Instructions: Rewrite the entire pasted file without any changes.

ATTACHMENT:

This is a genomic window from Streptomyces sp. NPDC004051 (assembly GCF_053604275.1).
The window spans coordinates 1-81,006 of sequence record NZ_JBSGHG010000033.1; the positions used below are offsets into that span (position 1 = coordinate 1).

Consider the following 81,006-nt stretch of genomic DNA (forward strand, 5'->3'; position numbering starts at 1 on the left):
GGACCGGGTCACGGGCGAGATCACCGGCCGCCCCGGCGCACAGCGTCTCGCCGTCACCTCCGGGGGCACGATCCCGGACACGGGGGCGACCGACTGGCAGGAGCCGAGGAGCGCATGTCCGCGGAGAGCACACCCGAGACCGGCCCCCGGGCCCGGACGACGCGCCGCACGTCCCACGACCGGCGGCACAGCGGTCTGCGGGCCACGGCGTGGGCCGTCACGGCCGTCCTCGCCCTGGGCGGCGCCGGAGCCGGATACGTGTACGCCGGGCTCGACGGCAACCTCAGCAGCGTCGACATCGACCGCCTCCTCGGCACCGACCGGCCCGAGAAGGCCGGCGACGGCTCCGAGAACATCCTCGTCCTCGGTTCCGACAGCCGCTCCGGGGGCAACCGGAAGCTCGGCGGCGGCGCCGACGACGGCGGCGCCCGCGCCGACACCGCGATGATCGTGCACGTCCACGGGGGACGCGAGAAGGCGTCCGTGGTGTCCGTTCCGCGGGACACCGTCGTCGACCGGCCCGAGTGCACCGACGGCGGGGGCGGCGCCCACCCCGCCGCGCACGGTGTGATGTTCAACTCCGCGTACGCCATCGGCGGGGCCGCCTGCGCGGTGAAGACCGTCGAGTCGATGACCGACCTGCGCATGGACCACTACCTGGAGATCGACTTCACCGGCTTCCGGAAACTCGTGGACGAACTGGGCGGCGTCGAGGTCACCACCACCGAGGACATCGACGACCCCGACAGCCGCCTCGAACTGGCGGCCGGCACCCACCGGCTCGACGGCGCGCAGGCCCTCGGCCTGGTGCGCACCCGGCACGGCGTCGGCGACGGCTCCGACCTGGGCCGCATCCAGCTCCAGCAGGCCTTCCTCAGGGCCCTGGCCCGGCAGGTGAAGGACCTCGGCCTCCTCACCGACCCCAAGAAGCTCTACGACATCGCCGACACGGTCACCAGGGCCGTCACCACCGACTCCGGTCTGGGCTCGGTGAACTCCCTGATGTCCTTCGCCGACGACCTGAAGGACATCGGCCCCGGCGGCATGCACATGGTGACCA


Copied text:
This is a genomic window from Streptomyces sp. NPDC004051 (assembly GCF_053604275.1).
The window spans coordinates 1-81,006 of sequence record NZ_JBSGHG010000033.1; the positions used below are offsets into that span (position 1 = coordinate 1).

Consider the following 81,006-nt stretch of genomic DNA (forward strand, 5'->3'; position numbering starts at 1 on the left):
GGACCGGGTCACGGGCGAGATCACCGGCCGCCCCGGCGCACAGCGTCTCGCCGTCACCTCCGGGGGCACGATCCCGGACACGGGGGCGACCGACTGGCAGGAGCCGAGGAGCGCATGTCCGCGGAGAGCACACCCGAGACCGGCCCCCGGGCCCGGACGACGCGCCGCACGTCCCACGACCGGCGGCACAGCGGTCTGCGGGCCACGGCGTGGGCCGTCACGGCCGTCCTCGCCCTGGGCGGCGCCGGAGCCGGATACGTGTACGCCGGGCTCGACGGCAACCTCAGCAGCGTCGACATCGACCGCCTCCTCGGCACCGACCGGCCCGAGAAGGCCGGCGACGGCTCCGAGAACATCCTCGTCCTCGGTTCCGACAGCCGCTCCGGGGGCAACCGGAAGCTCGGCGGCGGCGCCGACGACGGCGGCGCCCGCGCCGACACCGCGATGATCGTGCACGTCCACGGGGGACGCGAGAAGGCGTCCGTGGTGTCCGTTCCGCGGGACACCGTCGTCGACCGGCCCGAGTGCACCGACGGCGGGGGCGGCGCCCACCCCGCCGCGCACGGTGTGATGTTCAACTCCGCGTACGCCATCGGCGGGGCCGCCTGCGCGGTGAAGACCGTCGAGTCGATGACCGACCTGCGCATGGACCACTACCTGGAGATCGACTTCACCGGCTTCCGGAAACTCGTGGACGAACTGGGCGGCGTCGAGGTCACCACCACCGAGGACATCGACGACCCCGACAGCCGCCTCGAACTGGCGGCCGGCACCCACCGGCTCGACGGCGCGCAGGCCCTCGGCCTGGTGCGCACCCGGCACGGCGTCGGCGACGGCTCCGACCTGGGCCGCATCCAGCTCCAGCAGGCCTTCCTCAGGGCCCTGGCCCGGCAGGTGAAGGACCTCGGCCTCCTCACCGACCCCAAGAAGCTCTACGACATCGCCGACACGGTCACCAGGGCCGTCACCACCGACTCCGGTCTGGGCTCGGTGAACTCCCTGATGTCCTTCGCCGACGACCTGAAGGACATCGGCCCCGGCGGCATGCACATGGTGACCA